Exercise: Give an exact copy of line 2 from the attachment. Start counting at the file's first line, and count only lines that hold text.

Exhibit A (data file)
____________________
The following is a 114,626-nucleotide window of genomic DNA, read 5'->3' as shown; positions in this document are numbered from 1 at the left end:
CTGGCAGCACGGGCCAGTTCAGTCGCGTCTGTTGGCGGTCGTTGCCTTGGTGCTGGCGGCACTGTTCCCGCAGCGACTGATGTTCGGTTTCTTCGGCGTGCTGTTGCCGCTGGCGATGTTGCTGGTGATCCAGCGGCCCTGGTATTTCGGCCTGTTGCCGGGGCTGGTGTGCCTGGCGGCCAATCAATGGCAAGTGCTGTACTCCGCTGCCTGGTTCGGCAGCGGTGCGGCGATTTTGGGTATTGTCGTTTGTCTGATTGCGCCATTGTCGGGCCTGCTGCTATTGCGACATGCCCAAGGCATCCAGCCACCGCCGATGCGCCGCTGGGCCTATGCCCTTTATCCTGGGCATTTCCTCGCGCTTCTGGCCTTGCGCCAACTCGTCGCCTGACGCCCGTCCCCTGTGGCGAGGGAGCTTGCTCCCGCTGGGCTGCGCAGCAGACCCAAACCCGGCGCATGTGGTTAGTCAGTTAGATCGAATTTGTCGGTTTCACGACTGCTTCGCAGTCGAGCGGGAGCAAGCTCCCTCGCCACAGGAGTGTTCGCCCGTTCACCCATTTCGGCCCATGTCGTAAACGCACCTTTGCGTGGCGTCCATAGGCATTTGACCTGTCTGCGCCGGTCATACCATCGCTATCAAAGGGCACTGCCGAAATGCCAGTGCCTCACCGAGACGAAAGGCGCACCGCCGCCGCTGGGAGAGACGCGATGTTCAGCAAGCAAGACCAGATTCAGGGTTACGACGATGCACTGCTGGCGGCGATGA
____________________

CTGGCAGCACGGGCCAGTTCAGTCGCGTCTGTTGGCGGTCGTTGCCTTGGTGCTGGCGGCACTGTTCCCGCAGCGACTGATGTTCGGTTTCTTCGGCGTGCTGTTGCCGCTGGCGATGTTGCTGGTGATCCAGCGGCCCTGGTATTTCGGCCTGTTGCCGGGGCTGGTGTGCCTGGCGGCCAATCAATGGCAAGTGCTGTACTCCGCTGCCTGGTTCGGCAGCGGTGCGGCGATTTTGGGTATTGTCGTTTGTCTGATTGCGCCATTGTCGGGCCTGCTGCTATTGCGACATGCCCAAGGCATCCAGCCACCGCCGATGCGCCGCTGGGCCTATGCCCTTTATCCTGGGCATTTCCTCGCGCTTCTGGCCTTGCGCCAACTCGTCGCCTGACGCCCGTCCCCTGTGGCGAGGGAGCTTGCTCCCGCTGGGCTGCGCAGCAGACCCAAACCCGGCGCATGTGGTTAGTCAGTTAGATCGAATTTGTCGGTTTCACGACTGCTTCGCAGTCGAGCGGGAGCAAGCTCCCTCGCCACAGGAGTGTTCGCCCGTTCACCCATTTCGGCCCATGTCGTAAACGCACCTTTGCGTGGCGTCCATAGGCATTTGACCTGTCTGCGCCGGTCATACCATCGCTATCAAAGGGCACTGCCGAAATGCCAGTGCCTCACCGAGACGAAAGGCGCACCGCCGCCGCTGGGAGAGACGCGATGTTCAGCAAGCAAGACCAGATTCAGGGTTACGACGATGCACTGCTGGCGGCGATGA